Well, now. Yesterday, The Washingtonian passed along the glorious details of the shitshow civil suit being brought against Redskins tight end Fred Davis by a woman who's accused of being a "pimpette." Long story short: Davis allegedly poured an entire pitcher of juice on the woman's head, and the woman seeks damages. But the fun lies in the fact that both Davis and the woman, Makini R. Chaka, have represented themselves in court. And so far, it's all playing out like an outtake from The Chappelle Show.
Chaka filed suit against Davis in January 2011. She claimed Davis not only poured juice on her head at Washington, D.C. nightclub, but that he also busted open her lip and made violent threats against her. Davis was never charged, but Chaka was granted a temporary restraining order within a few weeks. She then went on to request a permanent stay-away order while also suing for damages, arguing that Davis refused to obey that inital order. At a preliminary hearing in April, Davis succeeded in proving he did not violate the temporary injunction, but there is still a trial scheduled for next March.
Enough of the boring legalese, however. The Washingtonian's fantastic full account is recommended reading, but I pulled out the most entertaining bits from that April hearing because they're just the best:
Davis told the court that Chaka's claims were "made up and flagellant." Because, yes.
Chaka described herself as a "celebrity broker" and said her job is to set up parties and events for rappers, singers, athletes, and other celebrities. Stewart Prince, one of Davis's former bodyguards, claimed that Chaka is a "madame" or "pimpette" who wrangles escorts for celebrities. Prince supported his claims in part by pointing out that Chaka is often seen carrying a "pimp-cup."
Chaka has been involved in some legal troubles of her own. In 2008, a co-worker of Chaka's petitioned for a restraining order after Chaka allegedly told the woman, "I will cut you with my knife." Prince also claimed that Chaka had previously attempted to fight a stripper.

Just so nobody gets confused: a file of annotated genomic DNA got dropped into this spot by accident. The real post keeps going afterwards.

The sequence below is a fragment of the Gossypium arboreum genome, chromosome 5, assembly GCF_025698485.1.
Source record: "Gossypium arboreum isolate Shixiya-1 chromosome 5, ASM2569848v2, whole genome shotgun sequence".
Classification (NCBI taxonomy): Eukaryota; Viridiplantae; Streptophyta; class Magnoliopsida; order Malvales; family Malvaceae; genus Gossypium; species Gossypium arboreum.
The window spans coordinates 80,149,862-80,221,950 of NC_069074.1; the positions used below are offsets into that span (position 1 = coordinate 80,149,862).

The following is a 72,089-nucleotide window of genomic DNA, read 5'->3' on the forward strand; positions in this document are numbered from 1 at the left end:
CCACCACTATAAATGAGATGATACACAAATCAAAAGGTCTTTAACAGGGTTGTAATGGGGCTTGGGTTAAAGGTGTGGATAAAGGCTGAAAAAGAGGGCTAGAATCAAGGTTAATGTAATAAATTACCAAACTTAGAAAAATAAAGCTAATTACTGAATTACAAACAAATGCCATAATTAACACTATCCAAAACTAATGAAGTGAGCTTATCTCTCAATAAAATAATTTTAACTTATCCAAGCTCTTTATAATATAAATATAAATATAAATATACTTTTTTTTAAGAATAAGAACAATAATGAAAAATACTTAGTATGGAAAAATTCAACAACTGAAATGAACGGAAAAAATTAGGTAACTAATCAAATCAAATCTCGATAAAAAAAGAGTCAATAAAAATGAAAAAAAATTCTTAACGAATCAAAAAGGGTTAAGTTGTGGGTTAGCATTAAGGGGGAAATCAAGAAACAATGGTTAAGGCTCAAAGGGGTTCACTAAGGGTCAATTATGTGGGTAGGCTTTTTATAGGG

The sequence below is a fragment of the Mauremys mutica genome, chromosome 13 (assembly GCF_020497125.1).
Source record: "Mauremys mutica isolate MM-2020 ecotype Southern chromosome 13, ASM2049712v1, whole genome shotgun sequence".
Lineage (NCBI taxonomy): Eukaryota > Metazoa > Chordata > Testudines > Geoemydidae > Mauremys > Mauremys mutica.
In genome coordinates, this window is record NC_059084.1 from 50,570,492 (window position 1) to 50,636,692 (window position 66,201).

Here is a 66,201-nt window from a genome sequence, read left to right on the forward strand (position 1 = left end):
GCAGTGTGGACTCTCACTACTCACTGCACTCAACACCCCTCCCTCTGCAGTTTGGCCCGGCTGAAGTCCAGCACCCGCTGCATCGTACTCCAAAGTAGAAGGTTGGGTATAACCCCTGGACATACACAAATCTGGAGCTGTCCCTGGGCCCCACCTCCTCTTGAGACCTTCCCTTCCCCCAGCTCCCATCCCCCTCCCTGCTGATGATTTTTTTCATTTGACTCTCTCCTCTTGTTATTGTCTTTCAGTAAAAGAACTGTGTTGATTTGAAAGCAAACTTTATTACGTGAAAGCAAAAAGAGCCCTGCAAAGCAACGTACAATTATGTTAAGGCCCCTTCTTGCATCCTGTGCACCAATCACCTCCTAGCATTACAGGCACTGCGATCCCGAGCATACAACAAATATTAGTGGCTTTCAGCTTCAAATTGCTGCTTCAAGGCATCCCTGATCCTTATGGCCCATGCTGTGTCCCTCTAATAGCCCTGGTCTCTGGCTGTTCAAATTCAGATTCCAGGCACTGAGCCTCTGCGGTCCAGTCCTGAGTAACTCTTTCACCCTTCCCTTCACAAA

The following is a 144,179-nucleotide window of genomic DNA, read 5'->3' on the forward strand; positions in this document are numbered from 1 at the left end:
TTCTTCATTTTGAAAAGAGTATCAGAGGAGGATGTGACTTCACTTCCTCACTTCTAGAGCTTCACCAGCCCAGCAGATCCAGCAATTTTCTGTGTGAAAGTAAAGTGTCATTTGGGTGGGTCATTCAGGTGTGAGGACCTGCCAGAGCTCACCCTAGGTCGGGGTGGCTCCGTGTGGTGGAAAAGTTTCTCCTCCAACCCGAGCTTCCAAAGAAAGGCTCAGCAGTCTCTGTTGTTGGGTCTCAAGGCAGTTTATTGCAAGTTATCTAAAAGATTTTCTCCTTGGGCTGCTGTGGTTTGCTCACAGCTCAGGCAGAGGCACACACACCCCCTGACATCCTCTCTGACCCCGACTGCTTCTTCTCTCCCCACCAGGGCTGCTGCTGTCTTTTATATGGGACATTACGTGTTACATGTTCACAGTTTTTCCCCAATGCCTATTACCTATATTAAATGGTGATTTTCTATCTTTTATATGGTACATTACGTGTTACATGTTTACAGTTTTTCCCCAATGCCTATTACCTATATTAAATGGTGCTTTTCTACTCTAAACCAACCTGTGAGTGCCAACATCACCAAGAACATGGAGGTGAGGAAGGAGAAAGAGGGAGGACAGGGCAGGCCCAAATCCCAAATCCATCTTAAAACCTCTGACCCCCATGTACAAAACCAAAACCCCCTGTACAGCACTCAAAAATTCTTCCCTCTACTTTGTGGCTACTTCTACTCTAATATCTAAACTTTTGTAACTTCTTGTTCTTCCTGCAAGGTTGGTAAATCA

Chaka and Davis have been acquaintances since 2008, with Davis testifying that he knew her from "out in the clubs, you know, just around other players that I know." Chaka accused Davis of attempting to get her blacklisted from multiple nightclubs in the D.C. and Maryland area, saying he went so far as to pretend to be Santana Moss in his quest.
On the night in question, Davis claimed his group was placed at a table near Chaka's, and that he attempted to tell Chaka that he not looking for any trouble. Chaka allegedly responded by throwing a drink in Davis's face. Davis, who testified that he was embarrassed at that point, grabbed a pitcher of juice and poured it over Chaka's head. Chaka claimed Davis then threw the pitcher at her and, "busted her actual lip."
According to a police report, surveillance footage showed that Davis did not cause any injuries to Chaka by tossing the juice container at her, but that Chaka was "elbowed by accident which caused the cut to her lip."
Davis sought to prove Chaka was a "schemer" by submitting photos of her in skimpy outfits as evidence. There then was the following exchange while Davis questioned Chaka:
Davis: "As it shows, you also have your hand on his genitals. I mean why would you take a picture like that?"
Chaka: "I do not. Let's look closely at the exhibit right here, Judge. Where is my hand placed in this exhibit?"
Judge: "I do not answer questions. . . . The witness does."
Chaka: "Can you tell me where my hand is actually at in this photo?"
Davis: "It looks like it's in the genitals to me. I mean your hands are on his genitals. Your hand is on his-"
If only all NFL players tried to represent themselves in court.
Update: The Washingtonian just posted some more highlights from the hearing transcript, which you should check out immediately, but only if you think Chaka asking Davis questions like, "So we never hung out at your house and stayed the night over there . . . and watched episodes of Martin before." is funny.
Redskins' Fred Davis's Legal Mess: Harassment Suit, Restraining Order [The Washingtonian]